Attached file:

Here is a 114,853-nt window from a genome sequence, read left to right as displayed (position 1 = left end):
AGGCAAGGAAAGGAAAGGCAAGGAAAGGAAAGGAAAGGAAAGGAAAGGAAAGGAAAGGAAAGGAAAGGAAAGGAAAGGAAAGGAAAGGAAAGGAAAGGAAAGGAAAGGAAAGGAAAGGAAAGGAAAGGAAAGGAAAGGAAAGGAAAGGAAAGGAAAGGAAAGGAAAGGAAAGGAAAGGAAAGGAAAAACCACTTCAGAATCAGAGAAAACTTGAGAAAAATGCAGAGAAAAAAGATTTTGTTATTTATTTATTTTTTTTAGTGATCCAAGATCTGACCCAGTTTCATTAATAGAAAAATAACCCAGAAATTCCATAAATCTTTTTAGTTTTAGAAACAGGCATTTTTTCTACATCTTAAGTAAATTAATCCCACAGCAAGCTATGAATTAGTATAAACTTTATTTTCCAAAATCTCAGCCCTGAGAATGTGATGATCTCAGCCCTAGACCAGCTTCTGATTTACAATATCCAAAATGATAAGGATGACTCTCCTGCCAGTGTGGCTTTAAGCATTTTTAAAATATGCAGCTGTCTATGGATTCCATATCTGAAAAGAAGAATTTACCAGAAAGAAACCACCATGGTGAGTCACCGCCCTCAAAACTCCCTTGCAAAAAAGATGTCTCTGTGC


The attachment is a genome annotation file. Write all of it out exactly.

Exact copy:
Here is a 114,853-nt window from a genome sequence, read left to right as displayed (position 1 = left end):
AGGCAAGGAAAGGAAAGGCAAGGAAAGGAAAGGAAAGGAAAGGAAAGGAAAGGAAAGGAAAGGAAAGGAAAGGAAAGGAAAGGAAAGGAAAGGAAAGGAAAGGAAAGGAAAGGAAAGGAAAGGAAAGGAAAGGAAAGGAAAGGAAAGGAAAGGAAAGGAAAGGAAAGGAAAGGAAAGGAAAGGAAAAACCACTTCAGAATCAGAGAAAACTTGAGAAAAATGCAGAGAAAAAAGATTTTGTTATTTATTTATTTTTTTTAGTGATCCAAGATCTGACCCAGTTTCATTAATAGAAAAATAACCCAGAAATTCCATAAATCTTTTTAGTTTTAGAAACAGGCATTTTTTCTACATCTTAAGTAAATTAATCCCACAGCAAGCTATGAATTAGTATAAACTTTATTTTCCAAAATCTCAGCCCTGAGAATGTGATGATCTCAGCCCTAGACCAGCTTCTGATTTACAATATCCAAAATGATAAGGATGACTCTCCTGCCAGTGTGGCTTTAAGCATTTTTAAAATATGCAGCTGTCTATGGATTCCATATCTGAAAAGAAGAATTTACCAGAAAGAAACCACCATGGTGAGTCACCGCCCTCAAAACTCCCTTGCAAAAAAGATGTCTCTGTGC